Saturday, June 14, 2014


In this warm, honest, inspiring memoir Ari L. Goldman (The Search For God At Harvard) shares his life to date, specifically as it concerns his passion - the cello. Albeit this is a passion that has lain fallow for 25 years and is picked up again when the author nears his 60th year.

Now a professor at the Columbia University Graduate School of Journalism Goldman is a former New York Times reporter who started playing cello in his mid-twenties. He was fortunate in being under the tutelage of a masterful teacher whom he regarded with great affection and came to call Mr. J. He studied with Mr. J. For seven years, and to this day words of guidance and inspiration from his teacher remain in Goldman's mind.

However, as Goldman's career grew and his family expanded he put aside his cello bowing to life's practical economic demands. Yet as time passed his cello was not forgotten and he determined to play again in order to perform at his 60th birthday party. Of course, he is plagued by doubts but soldiers on by securing a new teacher, joining the Late Starters Orchestra of New York City, giving up the gym in order to have more time to practice, securing a seat on his 11-year-old son's youth orchestra, and more.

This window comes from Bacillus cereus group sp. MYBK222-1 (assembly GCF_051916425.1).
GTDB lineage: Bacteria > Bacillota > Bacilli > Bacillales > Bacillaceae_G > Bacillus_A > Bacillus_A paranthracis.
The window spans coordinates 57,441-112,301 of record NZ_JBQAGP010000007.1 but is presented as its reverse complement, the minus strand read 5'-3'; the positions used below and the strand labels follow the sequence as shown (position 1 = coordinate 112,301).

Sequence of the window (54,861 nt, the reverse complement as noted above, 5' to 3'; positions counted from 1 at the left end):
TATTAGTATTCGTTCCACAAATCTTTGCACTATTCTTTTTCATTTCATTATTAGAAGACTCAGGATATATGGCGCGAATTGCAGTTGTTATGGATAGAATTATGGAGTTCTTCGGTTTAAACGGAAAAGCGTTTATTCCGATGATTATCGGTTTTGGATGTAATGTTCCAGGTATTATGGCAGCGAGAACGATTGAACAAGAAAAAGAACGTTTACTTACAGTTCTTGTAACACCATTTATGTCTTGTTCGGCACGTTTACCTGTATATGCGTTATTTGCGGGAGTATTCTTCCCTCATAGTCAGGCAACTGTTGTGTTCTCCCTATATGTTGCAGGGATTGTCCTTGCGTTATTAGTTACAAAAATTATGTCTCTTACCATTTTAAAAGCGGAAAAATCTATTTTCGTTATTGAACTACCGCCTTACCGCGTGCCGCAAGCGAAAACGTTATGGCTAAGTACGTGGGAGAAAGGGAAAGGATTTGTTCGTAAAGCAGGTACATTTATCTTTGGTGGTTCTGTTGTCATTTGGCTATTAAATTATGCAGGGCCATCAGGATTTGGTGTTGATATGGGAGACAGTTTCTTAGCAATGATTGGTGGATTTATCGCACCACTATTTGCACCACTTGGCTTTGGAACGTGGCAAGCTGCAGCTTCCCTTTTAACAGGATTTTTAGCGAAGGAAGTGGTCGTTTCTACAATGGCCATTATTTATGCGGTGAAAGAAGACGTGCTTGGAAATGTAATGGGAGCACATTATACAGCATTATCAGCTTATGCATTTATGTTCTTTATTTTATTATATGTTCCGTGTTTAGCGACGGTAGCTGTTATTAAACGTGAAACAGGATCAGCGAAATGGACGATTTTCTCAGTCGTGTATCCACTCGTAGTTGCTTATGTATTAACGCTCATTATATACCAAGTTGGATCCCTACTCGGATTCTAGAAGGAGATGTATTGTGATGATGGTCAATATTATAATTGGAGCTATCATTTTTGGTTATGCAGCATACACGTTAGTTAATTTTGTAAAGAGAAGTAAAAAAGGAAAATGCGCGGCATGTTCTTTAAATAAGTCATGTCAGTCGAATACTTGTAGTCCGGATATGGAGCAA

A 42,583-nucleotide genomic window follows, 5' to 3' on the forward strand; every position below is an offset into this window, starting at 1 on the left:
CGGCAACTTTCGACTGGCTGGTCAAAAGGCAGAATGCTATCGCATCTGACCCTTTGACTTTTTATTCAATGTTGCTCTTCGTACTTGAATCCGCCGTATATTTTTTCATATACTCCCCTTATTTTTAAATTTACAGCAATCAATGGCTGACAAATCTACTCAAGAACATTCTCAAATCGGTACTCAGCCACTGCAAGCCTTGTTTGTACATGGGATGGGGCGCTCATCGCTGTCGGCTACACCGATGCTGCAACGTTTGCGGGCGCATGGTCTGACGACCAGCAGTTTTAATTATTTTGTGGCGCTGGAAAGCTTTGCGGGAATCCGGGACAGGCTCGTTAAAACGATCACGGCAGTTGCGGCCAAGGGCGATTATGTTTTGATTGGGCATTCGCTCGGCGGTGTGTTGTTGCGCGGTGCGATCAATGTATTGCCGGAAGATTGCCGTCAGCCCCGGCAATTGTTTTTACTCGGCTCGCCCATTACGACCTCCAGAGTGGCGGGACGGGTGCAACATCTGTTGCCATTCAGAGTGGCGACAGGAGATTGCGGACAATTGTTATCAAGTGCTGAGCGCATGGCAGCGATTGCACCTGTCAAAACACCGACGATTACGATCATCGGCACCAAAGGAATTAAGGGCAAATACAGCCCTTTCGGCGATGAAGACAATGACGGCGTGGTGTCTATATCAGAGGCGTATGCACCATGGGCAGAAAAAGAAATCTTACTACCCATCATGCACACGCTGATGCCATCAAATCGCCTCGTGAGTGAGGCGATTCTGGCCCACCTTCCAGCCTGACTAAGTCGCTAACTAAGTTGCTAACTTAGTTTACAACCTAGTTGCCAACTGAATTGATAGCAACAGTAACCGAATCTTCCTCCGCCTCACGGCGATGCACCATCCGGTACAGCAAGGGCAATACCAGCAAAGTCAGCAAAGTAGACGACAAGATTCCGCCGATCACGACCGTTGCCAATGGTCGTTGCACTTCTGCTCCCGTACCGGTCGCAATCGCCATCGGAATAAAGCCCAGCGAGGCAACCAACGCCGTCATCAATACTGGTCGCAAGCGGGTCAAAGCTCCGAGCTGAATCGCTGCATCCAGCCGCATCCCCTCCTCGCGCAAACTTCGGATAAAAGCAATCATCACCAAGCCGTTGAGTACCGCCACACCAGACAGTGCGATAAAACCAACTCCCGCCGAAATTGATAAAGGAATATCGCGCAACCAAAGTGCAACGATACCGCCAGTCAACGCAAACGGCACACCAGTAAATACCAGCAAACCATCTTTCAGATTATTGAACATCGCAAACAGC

Along the way he learned many lessons, such as "If you think you can play, you can." and to be confident, "If you look frightened the audience will only feel bad for you." Also included in this memoir are the stories of other members of the Late Starters Orchestra of NYC, why they returned to their particular instrument and what music means to them.

While this is, of course, a story about music and musicians it is a story for everyone reminding us of the great resiliency of the human brain and all the opportunities available to us as we grow older. Mr. Goldman has given us a gift in this wonderful story of personal rediscovery - I would love to hear him play!


- Gail Cooke

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